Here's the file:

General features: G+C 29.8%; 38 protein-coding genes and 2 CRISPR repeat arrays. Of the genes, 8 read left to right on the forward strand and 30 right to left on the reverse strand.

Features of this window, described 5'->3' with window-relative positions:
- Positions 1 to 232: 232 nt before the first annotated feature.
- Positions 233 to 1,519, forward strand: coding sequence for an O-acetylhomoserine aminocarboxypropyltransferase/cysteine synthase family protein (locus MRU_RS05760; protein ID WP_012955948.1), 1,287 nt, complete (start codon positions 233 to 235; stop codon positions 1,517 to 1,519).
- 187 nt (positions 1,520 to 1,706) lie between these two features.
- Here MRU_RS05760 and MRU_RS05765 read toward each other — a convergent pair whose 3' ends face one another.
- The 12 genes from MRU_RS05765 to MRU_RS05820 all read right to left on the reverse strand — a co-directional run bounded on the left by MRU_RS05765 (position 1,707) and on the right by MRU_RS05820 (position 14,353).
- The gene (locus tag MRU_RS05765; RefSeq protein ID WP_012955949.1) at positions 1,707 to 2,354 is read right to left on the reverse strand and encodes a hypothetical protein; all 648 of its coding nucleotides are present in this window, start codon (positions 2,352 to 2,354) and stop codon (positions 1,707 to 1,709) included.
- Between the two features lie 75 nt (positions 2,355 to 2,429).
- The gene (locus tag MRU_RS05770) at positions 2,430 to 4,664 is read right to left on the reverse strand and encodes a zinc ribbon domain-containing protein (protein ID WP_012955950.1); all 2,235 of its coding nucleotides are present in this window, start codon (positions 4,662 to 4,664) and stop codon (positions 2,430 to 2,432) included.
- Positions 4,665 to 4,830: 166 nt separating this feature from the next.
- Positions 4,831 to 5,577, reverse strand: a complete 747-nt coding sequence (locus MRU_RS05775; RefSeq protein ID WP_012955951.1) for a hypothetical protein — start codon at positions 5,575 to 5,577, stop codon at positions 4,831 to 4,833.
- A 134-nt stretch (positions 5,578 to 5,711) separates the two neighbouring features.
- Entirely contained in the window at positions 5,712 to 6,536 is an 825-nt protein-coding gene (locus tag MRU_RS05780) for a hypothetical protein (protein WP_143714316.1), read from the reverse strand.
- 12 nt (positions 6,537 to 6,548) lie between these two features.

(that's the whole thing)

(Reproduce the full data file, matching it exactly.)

General features: G+C 29.8%; 38 protein-coding genes and 2 CRISPR repeat arrays. Of the genes, 8 read left to right on the forward strand and 30 right to left on the reverse strand.

Features of this window, described 5'->3' with window-relative positions:
- Positions 1 to 232: 232 nt before the first annotated feature.
- Positions 233 to 1,519, forward strand: coding sequence for an O-acetylhomoserine aminocarboxypropyltransferase/cysteine synthase family protein (locus MRU_RS05760; protein ID WP_012955948.1), 1,287 nt, complete (start codon positions 233 to 235; stop codon positions 1,517 to 1,519).
- 187 nt (positions 1,520 to 1,706) lie between these two features.
- Here MRU_RS05760 and MRU_RS05765 read toward each other — a convergent pair whose 3' ends face one another.
- The 12 genes from MRU_RS05765 to MRU_RS05820 all read right to left on the reverse strand — a co-directional run bounded on the left by MRU_RS05765 (position 1,707) and on the right by MRU_RS05820 (position 14,353).
- The gene (locus tag MRU_RS05765; RefSeq protein ID WP_012955949.1) at positions 1,707 to 2,354 is read right to left on the reverse strand and encodes a hypothetical protein; all 648 of its coding nucleotides are present in this window, start codon (positions 2,352 to 2,354) and stop codon (positions 1,707 to 1,709) included.
- Between the two features lie 75 nt (positions 2,355 to 2,429).
- The gene (locus tag MRU_RS05770) at positions 2,430 to 4,664 is read right to left on the reverse strand and encodes a zinc ribbon domain-containing protein (protein ID WP_012955950.1); all 2,235 of its coding nucleotides are present in this window, start codon (positions 4,662 to 4,664) and stop codon (positions 2,430 to 2,432) included.
- Positions 4,665 to 4,830: 166 nt separating this feature from the next.
- Positions 4,831 to 5,577, reverse strand: a complete 747-nt coding sequence (locus MRU_RS05775; RefSeq protein ID WP_012955951.1) for a hypothetical protein — start codon at positions 5,575 to 5,577, stop codon at positions 4,831 to 4,833.
- A 134-nt stretch (positions 5,578 to 5,711) separates the two neighbouring features.
- Entirely contained in the window at positions 5,712 to 6,536 is an 825-nt protein-coding gene (locus tag MRU_RS05780) for a hypothetical protein (protein WP_143714316.1), read from the reverse strand.
- 12 nt (positions 6,537 to 6,548) lie between these two features.